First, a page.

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Just click on a thumbnail below to view a larger image.   There are three pages total. Links are at the bottom of each page.    --Mike
Rebuilding My 300 Gallon Aquarium
Updated: July 29 2017

Aquarium with the water drained and fish removed. The empty aquarium weighs about 600 pounds and is constructed of 5/8" thick(thin?) glass held together with silicone sealer.  
Friends(8 of them!) help move the aquarium and stand away from the wall and lower the aquarium to the floor. I bought 10 suction handles from Harbor Freight to make this task easier.  
The aquarium is resting on 4 2x4 pieces of wood to keep it off the carpet and make working on it easier.
The corner nearest the camera lens is the area that failed.  The glass didn't break though.  The silicone adhesive holding it together simply came apart.  I've had several aquariums do this!  Notice the lack of bracing around the aquarium top.  This is unusual for a large aquarium.   
The molding around the top of the aquarium is held in place by silicone sealer.  I'm working a 1" putty knife behind the molding to separate the molding from the glass.  This has to be done carefully because I'm planning on reusing the molding.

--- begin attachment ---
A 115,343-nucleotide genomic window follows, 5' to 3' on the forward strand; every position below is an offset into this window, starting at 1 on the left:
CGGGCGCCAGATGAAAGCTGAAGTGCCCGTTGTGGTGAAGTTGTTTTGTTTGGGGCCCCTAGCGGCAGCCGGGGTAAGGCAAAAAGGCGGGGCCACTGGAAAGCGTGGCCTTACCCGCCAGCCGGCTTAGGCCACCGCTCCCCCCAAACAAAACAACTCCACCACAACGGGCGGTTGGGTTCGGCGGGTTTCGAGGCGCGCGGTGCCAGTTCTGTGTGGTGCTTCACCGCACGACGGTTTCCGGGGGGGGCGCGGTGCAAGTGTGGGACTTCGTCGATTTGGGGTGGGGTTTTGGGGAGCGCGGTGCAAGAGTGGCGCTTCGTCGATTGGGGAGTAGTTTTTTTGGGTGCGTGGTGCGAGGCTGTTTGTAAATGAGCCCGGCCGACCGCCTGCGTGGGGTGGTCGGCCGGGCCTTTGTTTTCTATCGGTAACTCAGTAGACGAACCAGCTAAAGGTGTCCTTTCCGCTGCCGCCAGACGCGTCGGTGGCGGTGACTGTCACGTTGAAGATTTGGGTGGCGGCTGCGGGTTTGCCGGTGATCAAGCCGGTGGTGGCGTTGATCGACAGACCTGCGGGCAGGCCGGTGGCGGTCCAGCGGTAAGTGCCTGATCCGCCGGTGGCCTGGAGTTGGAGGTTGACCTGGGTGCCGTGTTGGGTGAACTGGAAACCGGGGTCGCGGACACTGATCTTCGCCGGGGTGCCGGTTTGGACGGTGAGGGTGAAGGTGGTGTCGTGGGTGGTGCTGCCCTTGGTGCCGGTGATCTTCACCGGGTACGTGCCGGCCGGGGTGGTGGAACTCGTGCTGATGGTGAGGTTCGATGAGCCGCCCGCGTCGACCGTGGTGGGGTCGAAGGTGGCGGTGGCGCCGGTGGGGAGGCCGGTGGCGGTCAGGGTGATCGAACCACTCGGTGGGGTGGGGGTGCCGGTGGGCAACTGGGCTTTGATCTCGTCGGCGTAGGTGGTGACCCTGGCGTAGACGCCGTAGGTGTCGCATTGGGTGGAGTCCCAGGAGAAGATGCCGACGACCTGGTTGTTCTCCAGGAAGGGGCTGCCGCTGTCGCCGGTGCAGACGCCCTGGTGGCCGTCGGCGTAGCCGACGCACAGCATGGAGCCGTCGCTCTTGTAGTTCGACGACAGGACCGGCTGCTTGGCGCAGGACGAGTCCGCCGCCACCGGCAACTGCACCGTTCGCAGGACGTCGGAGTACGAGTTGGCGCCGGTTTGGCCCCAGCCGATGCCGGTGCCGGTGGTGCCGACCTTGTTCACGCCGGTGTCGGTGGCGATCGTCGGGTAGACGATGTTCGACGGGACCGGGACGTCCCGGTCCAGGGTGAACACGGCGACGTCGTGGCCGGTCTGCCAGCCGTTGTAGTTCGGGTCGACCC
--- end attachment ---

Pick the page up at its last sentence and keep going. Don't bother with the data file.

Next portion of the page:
After the molding was removed from the top and bottom of the aquarium, I began separating the rest of the glass.  I clamped a single-edge razor blade in some Vice-Grips and went to work.  
I'm removing the silicone fillets from the inside corners of the aquarium.  
Working from top to bottom, I slowly and carefully pushed the blade into the seam.  I had to make several passes to completely separate the glass. 
Holding the glass apart while working with the razor blade is easy with a corner clamp flipped upside-down.  It also prevents the glass from falling when the last bit of silicone is trimmed away.
Here's what the aquarium looks like with the front glass removed.  Take a close look at how the factory installed the bottom of this aquarium (right pic).
Here's a closer look at the aquarium bottom.  Notice the bottom is positioned inside of the four sides.  The bottom must support the entire weight of the water and contents.  Most large aquariums are not designed/built this way.  I'm going to replace the bottom with a new piece of(thicker) glass.  The sides will rest on top of the new bottom-- where they should!  

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